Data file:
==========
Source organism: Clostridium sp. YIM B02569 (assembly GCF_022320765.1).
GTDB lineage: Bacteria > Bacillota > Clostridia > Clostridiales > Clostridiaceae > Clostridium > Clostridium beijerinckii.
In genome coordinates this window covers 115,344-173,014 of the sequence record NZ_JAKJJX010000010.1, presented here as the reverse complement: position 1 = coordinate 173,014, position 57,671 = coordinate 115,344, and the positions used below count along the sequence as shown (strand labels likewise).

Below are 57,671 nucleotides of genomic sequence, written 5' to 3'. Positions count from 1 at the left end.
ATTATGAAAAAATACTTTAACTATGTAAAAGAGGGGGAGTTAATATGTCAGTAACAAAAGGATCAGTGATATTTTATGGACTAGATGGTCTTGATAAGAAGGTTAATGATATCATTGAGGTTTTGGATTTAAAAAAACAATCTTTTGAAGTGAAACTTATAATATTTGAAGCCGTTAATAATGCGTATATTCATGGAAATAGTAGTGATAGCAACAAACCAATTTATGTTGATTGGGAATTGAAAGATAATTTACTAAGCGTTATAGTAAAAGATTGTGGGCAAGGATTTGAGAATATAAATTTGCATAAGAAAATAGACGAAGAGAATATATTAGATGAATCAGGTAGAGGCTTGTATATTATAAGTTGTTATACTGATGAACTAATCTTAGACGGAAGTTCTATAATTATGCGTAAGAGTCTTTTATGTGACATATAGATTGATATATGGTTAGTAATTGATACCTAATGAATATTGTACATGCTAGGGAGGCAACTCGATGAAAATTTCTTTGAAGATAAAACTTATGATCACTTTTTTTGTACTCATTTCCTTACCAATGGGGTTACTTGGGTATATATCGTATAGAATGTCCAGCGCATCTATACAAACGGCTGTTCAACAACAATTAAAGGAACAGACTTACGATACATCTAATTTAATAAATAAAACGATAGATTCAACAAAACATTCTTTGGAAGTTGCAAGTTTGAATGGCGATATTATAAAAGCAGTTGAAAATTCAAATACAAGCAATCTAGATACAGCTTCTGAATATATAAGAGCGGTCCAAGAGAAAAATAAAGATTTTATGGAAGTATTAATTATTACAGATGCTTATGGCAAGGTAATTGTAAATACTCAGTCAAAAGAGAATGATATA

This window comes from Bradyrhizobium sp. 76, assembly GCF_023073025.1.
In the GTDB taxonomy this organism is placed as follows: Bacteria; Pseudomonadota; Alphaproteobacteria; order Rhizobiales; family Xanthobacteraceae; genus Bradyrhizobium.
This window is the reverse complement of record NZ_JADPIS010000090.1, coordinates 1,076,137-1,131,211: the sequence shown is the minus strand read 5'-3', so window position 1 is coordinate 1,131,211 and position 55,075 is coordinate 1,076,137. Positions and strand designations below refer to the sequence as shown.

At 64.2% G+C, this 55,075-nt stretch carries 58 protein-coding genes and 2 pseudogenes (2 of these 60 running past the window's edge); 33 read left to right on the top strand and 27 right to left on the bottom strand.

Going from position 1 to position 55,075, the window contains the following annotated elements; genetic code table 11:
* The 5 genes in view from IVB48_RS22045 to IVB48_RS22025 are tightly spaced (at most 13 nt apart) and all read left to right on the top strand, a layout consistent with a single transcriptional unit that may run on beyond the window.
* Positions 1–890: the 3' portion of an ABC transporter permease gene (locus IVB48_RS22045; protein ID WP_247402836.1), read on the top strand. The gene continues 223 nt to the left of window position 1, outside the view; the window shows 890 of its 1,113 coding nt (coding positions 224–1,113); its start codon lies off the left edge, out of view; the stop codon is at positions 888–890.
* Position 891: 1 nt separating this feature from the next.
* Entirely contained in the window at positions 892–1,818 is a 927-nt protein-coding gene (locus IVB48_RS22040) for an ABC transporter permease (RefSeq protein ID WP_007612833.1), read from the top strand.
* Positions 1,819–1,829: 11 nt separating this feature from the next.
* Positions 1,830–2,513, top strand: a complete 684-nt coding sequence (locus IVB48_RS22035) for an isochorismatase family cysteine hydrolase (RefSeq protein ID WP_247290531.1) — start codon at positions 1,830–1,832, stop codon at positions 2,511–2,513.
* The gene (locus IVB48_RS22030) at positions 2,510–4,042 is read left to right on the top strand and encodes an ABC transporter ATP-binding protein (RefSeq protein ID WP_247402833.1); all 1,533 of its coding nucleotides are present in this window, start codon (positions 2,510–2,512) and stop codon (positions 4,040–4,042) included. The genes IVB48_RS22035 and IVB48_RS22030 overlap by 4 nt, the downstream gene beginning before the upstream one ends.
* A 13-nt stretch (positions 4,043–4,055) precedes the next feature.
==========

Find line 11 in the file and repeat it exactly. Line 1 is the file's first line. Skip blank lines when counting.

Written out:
* The 5 genes in view from IVB48_RS22045 to IVB48_RS22025 are tightly spaced (at most 13 nt apart) and all read left to right on the top strand, a layout consistent with a single transcriptional unit that may run on beyond the window.